Education, From The Capitol To The Classroom

Cash-Strapped Muncie Schools In Need Of Massive Building Repairs

District officials say Muncie Central High School will need $1.9 million in repairs over the next several years.

Kyle Stokes / StateImpact Indiana

District officials say Muncie Central High School will need $1.9 million in repairs over the next several years.

School officials in Muncie say the cash-strapped district will need to take out a $10 million bond to pay for repairs now and in the future.

Among the most pressing upgrades is the $1.9 million earmarked for Muncie Central, which will open next year as the district’s only high school, writes Michelle Kinsey for the Muncie Star Press:

[Muncie Superintendent Tim] Heller said that in response to the many community members who voiced concern that if that amount was needed to open this fall, why didn’t they just use Southside as the main high school?

“The Southside building is not big enough to put the two student bodies in,” he said. “And we only need some of those things on the list to be able to open in August and that’s the (wall) dividers, lockers, some painting and the water fountains.”

Those renovations total $210,000.

So why include the other items on the list and, as a result, up the bond amount?

They still need to be done, Heller noted. If not today, than in the near future, he said.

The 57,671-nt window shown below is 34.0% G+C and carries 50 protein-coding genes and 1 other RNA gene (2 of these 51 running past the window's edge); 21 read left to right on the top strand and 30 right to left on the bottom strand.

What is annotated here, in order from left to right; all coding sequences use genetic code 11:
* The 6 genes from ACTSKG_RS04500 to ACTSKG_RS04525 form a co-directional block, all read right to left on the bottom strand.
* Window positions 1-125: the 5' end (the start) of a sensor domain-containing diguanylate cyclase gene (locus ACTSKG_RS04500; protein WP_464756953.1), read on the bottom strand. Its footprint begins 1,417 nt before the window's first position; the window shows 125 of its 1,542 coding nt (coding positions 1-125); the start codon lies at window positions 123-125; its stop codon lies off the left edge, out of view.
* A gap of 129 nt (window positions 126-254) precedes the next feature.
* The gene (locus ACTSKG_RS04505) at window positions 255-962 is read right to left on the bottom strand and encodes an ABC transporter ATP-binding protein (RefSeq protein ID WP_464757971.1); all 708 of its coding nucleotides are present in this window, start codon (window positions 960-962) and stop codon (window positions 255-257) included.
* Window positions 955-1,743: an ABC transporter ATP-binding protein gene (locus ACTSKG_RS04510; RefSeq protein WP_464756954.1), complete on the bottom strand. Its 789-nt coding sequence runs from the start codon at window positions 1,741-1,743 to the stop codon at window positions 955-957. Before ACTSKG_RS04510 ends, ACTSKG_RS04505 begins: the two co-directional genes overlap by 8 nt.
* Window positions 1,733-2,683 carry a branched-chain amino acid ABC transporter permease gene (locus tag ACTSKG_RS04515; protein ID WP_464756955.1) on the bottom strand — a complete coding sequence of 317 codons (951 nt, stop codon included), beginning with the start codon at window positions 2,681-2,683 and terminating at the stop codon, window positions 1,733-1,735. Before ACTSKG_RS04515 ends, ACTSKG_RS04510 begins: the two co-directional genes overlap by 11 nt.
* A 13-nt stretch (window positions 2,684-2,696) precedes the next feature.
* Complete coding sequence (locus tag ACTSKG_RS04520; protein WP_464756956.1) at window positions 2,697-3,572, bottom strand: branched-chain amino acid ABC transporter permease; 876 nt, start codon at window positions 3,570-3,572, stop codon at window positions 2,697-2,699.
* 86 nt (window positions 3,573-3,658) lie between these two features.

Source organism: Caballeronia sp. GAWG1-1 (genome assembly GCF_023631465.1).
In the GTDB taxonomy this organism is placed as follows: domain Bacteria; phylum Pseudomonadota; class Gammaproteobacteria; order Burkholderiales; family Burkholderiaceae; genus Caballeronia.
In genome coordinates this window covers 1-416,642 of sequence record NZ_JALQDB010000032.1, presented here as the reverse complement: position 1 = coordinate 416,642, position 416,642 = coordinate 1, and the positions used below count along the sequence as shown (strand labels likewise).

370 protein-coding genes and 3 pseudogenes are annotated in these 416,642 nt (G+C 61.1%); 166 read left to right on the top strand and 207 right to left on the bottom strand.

Board of Trustees President Tony Costello says seeking the full amount upfront will help plan for the future, something school officials have been criticized for not doing in the past.

Kinsey also notes that seeking bids for all projects now, rather than over time as upgrades are needed, will save money in the long run.

We’ve written before about Muncie’s financial woes. The district lost $8.7 million to property tax caps in 2013, more than 70 percent of its total levy. But when school officials asked voters to raise their own taxes to keep buses running in the district, they said no. The state later told the district it would need to continue transportation for at least two more years, for which school officials are still figuring out how to pay.

Declining enrollment has also hurt the district, prompting the merger of the two high schools over the summer.

The new bond will equal an older bond the district is about to pay off and shouldn’t increase the overall tax rate.



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